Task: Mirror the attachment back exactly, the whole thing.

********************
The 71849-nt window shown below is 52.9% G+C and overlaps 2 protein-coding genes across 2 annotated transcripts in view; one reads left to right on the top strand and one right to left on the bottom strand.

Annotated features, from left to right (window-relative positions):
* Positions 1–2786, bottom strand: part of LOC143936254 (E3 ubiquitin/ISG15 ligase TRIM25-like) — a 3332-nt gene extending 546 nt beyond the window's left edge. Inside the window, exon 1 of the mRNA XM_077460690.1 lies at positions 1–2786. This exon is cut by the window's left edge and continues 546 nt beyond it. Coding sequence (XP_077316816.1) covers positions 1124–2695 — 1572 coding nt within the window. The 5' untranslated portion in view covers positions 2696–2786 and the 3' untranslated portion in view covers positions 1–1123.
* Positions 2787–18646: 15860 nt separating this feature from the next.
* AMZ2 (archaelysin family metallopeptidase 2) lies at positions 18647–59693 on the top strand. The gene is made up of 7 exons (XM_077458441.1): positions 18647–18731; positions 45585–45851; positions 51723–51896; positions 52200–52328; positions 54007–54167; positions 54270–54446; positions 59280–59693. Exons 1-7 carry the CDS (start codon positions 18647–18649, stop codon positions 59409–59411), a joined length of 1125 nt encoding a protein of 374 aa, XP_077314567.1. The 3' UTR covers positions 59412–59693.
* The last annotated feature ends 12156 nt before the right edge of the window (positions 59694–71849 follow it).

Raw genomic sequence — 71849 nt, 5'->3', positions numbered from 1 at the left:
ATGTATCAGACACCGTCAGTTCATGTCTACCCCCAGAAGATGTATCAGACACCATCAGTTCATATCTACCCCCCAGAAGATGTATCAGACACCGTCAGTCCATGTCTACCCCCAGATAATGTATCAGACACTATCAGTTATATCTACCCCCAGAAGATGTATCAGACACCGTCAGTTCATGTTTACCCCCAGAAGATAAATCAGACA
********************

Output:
The 71849-nt window shown below is 52.9% G+C and overlaps 2 protein-coding genes across 2 annotated transcripts in view; one reads left to right on the top strand and one right to left on the bottom strand.

Annotated features, from left to right (window-relative positions):
* Positions 1–2786, bottom strand: part of LOC143936254 (E3 ubiquitin/ISG15 ligase TRIM25-like) — a 3332-nt gene extending 546 nt beyond the window's left edge. Inside the window, exon 1 of the mRNA XM_077460690.1 lies at positions 1–2786. This exon is cut by the window's left edge and continues 546 nt beyond it. Coding sequence (XP_077316816.1) covers positions 1124–2695 — 1572 coding nt within the window. The 5' untranslated portion in view covers positions 2696–2786 and the 3' untranslated portion in view covers positions 1–1123.
* Positions 2787–18646: 15860 nt separating this feature from the next.
* AMZ2 (archaelysin family metallopeptidase 2) lies at positions 18647–59693 on the top strand. The gene is made up of 7 exons (XM_077458441.1): positions 18647–18731; positions 45585–45851; positions 51723–51896; positions 52200–52328; positions 54007–54167; positions 54270–54446; positions 59280–59693. Exons 1-7 carry the CDS (start codon positions 18647–18649, stop codon positions 59409–59411), a joined length of 1125 nt encoding a protein of 374 aa, XP_077314567.1. The 3' UTR covers positions 59412–59693.
* The last annotated feature ends 12156 nt before the right edge of the window (positions 59694–71849 follow it).

Raw genomic sequence — 71849 nt, 5'->3', positions numbered from 1 at the left:
ATGTATCAGACACCGTCAGTTCATGTCTACCCCCAGAAGATGTATCAGACACCATCAGTTCATATCTACCCCCCAGAAGATGTATCAGACACCGTCAGTCCATGTCTACCCCCAGATAATGTATCAGACACTATCAGTTATATCTACCCCCAGAAGATGTATCAGACACCGTCAGTTCATGTTTACCCCCAGAAGATAAATCAGACA